When Naomi sees Ruth is determined to go, the Bible says she stopped urging her. So the two women traveled until they reached Bethlehem. When they arrive the city is stirred up by their coming. In this day, there weren’t phones but the word of mouth flew quickly. For the Scriptures tell us the whole town was stirred and the women exclaimed, “Can this be Naomi?”

Naomi replies, “Don’t call me Naomi,(which means joy, delight, beauty) call me Mara (which means bitter) because the Almighty has made my life very bitter. I went away full, but the Lord has brought me back empty. Why call me Naomi: The Lord has afflicted me, the Almighty has brought misfortune upon me (Ruth 1:20-21).”

You can just hear the bitterness and anger in her voice. You can easily see whom she blamed for all of her troubles. Her finger is pointed straight at God. So much anger, so much bitterness that she fails to see what she does have. Did you catch what she said? I went away full, but the Lord brought me back empty. Ruth is standing right there with her, but she fails to see her, she is consumed by bitterness.

Bitterness is a hard pill to swallow and will lead to a hard heart, which always leads to sin (Hebrews 3).  We are told as Christians to put away all bitterness (Eph. 4;31) for such a thing does not imitate God, but the world. When we are hurt by others, we must forgive or we are the ones held captive. We must let go of bitterness or it will consume us.

Naomi is so consumed by bitterness that she fails to see God at work. The last verse of chapter ones is a picture of God’s grace. For it says, “So Naomi returned from Moab accompanied by Ruth the Moabites, her daughter in law, arriving in Bethlehem as the barley harvest was beginning.”

This is huge, for during the harvest time, the Lord had commanded his people concerning the widows and how they were not to pick everything, but to leave some for the alien, the widow and the fatherless (Deut. 24:19). We see the Lord has brought them back at a opprotune time, for they are now able to go into the fields and get the food they need.

Ruth chapter one is full of lessons to be learned.

1. Even in harsh circumstances it is better to trust God. Had Elimemlech stayed with his family, much harm could have been avoided, yet he gave into fear thinking they would all die if they did not leave. In the end, he leads them to a foreign land where he and his sons die anyway.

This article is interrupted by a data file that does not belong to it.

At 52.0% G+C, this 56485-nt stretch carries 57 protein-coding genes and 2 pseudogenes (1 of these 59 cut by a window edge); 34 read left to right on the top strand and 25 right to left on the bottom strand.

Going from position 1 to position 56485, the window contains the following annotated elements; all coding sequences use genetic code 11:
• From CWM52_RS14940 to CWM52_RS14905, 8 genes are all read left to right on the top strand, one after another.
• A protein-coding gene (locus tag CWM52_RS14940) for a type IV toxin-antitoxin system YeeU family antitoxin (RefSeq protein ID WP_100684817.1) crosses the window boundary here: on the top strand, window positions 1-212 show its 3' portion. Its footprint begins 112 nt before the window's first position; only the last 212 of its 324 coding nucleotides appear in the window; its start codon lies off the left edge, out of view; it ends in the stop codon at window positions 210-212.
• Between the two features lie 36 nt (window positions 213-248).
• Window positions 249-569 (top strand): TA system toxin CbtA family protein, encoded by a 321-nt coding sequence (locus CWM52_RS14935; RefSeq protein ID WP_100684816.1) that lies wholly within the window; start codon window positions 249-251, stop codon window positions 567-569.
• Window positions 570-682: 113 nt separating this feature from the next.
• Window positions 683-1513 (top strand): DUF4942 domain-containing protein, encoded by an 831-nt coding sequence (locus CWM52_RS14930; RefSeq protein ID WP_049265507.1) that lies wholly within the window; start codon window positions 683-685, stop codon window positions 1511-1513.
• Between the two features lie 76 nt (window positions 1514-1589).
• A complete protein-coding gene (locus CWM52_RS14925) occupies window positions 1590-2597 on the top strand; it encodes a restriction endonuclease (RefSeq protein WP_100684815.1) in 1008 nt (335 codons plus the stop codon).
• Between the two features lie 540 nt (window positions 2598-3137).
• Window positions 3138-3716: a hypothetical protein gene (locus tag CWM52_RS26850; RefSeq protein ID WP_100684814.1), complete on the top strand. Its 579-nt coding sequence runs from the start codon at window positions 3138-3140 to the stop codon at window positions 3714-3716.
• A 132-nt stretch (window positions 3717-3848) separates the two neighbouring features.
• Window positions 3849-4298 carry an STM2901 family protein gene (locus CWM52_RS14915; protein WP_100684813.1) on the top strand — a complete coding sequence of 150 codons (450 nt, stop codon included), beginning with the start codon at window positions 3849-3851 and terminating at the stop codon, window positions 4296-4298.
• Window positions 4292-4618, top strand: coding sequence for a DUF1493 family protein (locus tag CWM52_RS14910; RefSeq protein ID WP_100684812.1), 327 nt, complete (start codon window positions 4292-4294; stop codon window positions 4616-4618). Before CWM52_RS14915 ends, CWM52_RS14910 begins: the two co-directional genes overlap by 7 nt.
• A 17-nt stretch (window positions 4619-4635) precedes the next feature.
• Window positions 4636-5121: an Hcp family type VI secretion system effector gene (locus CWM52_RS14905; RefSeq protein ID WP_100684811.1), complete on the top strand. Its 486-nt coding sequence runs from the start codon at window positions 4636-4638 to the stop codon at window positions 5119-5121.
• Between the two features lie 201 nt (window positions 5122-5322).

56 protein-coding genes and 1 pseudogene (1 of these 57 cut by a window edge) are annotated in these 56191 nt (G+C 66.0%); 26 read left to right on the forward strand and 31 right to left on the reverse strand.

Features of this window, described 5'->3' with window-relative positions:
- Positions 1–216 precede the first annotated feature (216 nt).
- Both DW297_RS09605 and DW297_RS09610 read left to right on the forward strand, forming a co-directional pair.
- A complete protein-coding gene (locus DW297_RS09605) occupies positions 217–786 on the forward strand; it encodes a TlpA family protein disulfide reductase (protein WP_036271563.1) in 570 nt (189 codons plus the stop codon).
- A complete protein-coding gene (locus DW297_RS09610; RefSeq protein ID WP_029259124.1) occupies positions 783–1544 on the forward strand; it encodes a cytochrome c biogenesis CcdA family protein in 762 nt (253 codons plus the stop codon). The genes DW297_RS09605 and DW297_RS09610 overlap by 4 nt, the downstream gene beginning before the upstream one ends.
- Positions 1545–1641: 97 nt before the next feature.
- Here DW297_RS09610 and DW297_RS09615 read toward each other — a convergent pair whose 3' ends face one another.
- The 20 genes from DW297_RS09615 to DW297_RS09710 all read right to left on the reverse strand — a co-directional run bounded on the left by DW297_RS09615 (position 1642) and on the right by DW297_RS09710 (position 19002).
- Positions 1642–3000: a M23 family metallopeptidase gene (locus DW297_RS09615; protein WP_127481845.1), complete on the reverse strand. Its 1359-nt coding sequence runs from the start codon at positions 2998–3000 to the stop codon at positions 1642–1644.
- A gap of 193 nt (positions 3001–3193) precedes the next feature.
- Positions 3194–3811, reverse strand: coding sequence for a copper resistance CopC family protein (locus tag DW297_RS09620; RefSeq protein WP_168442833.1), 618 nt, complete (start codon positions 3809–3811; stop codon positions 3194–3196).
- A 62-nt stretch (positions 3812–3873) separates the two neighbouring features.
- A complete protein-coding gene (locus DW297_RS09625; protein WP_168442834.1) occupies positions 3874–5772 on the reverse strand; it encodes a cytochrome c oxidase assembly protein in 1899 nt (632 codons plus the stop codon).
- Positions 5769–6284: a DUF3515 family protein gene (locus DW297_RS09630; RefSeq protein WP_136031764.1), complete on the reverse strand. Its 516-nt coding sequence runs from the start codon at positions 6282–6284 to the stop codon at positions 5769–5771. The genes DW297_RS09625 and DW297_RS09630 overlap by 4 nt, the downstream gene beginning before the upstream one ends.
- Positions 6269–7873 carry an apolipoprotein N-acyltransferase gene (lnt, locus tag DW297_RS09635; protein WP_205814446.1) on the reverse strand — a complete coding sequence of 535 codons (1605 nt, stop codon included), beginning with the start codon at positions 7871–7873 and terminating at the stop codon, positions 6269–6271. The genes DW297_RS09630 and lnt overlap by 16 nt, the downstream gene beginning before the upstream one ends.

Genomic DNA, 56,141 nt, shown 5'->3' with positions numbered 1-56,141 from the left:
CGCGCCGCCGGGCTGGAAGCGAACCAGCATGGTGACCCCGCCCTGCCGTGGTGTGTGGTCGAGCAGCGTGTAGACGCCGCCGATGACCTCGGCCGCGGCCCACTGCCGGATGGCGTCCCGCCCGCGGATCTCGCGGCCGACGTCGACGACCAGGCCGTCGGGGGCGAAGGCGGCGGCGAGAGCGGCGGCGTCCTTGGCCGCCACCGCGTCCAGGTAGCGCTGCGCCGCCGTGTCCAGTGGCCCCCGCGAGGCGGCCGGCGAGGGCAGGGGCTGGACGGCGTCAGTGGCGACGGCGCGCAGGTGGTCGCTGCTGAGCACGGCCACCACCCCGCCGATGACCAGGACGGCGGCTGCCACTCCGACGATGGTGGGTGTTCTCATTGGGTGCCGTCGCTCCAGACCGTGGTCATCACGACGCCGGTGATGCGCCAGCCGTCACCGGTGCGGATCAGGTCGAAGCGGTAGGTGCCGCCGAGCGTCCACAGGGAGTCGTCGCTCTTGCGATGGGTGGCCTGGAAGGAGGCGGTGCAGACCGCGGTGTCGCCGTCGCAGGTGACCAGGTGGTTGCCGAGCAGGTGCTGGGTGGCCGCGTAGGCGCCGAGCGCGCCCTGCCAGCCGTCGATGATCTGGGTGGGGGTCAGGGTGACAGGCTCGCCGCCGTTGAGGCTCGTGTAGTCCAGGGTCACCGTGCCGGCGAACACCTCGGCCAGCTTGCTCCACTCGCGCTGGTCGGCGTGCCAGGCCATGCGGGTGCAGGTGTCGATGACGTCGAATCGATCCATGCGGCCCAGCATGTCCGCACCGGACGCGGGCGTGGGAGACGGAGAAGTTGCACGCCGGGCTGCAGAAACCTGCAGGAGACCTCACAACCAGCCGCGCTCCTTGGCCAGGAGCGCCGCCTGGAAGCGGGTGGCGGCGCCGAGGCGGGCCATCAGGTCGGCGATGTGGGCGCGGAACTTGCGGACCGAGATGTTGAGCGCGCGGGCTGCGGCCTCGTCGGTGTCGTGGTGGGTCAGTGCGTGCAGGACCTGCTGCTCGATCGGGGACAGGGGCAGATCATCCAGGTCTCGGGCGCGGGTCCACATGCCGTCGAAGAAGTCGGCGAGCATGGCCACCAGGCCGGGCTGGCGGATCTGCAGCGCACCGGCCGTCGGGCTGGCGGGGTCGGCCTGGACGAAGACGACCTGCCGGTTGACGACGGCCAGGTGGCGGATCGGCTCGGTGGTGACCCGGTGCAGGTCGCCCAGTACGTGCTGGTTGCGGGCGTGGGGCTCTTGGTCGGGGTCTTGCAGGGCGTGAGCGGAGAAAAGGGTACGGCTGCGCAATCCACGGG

2. Obedience is always best and disobedience will be punished. Today TV shows make a mockery of sin, they lead us to laugh at sin and excuse sin. Yet God hates sin and we can be sure our sin will always find us out. I pray daily that I will understand the seriousness of sin and hate it as God does.

3. Bitterness leads to sin. An unforgiving spirit leads to a hard heart and a hard heart leads to sin. As Christians we are to love as Christ loves, to forgive as we have been forgiven and not to hold on to grudges which will only punish us. We must turn such grievances over to God and allow Him to heal our hurts.

4. God’s grace is amazing. Though Naomi is angry with God and blames God for all that has happened, He who is rich in mercy blesses her with a daughter in law who loves her so much she is willing to give up everything . And the Lord brings them back at the beginning of the barley harvest. Had they come back a few months earlier or later, they would have missed out, yet God brings them back at just the right time.

Let us learn from the mistakes of Elimelech and hold fast and stand firm during difficult time. Let us seek to obey the Lord and to hate sin. May we learn to forgive as Christ has forgiven us and may we never underestimate the grace of our Lord.